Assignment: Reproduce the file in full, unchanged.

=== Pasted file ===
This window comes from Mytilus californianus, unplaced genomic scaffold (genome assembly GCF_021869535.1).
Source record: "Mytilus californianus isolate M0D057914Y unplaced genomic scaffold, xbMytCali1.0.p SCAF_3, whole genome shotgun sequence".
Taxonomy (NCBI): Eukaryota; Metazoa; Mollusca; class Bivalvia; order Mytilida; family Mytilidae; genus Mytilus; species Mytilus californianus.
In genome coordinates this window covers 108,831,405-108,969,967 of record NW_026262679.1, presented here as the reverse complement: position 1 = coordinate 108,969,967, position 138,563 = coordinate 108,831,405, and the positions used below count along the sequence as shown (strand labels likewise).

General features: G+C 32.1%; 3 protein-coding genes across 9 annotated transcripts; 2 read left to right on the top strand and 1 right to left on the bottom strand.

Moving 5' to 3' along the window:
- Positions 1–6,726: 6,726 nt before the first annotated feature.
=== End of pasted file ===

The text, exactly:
This window comes from Mytilus californianus, unplaced genomic scaffold (genome assembly GCF_021869535.1).
Source record: "Mytilus californianus isolate M0D057914Y unplaced genomic scaffold, xbMytCali1.0.p SCAF_3, whole genome shotgun sequence".
Taxonomy (NCBI): Eukaryota; Metazoa; Mollusca; class Bivalvia; order Mytilida; family Mytilidae; genus Mytilus; species Mytilus californianus.
In genome coordinates this window covers 108,831,405-108,969,967 of record NW_026262679.1, presented here as the reverse complement: position 1 = coordinate 108,969,967, position 138,563 = coordinate 108,831,405, and the positions used below count along the sequence as shown (strand labels likewise).

General features: G+C 32.1%; 3 protein-coding genes across 9 annotated transcripts; 2 read left to right on the top strand and 1 right to left on the bottom strand.

Moving 5' to 3' along the window:
- Positions 1–6,726: 6,726 nt before the first annotated feature.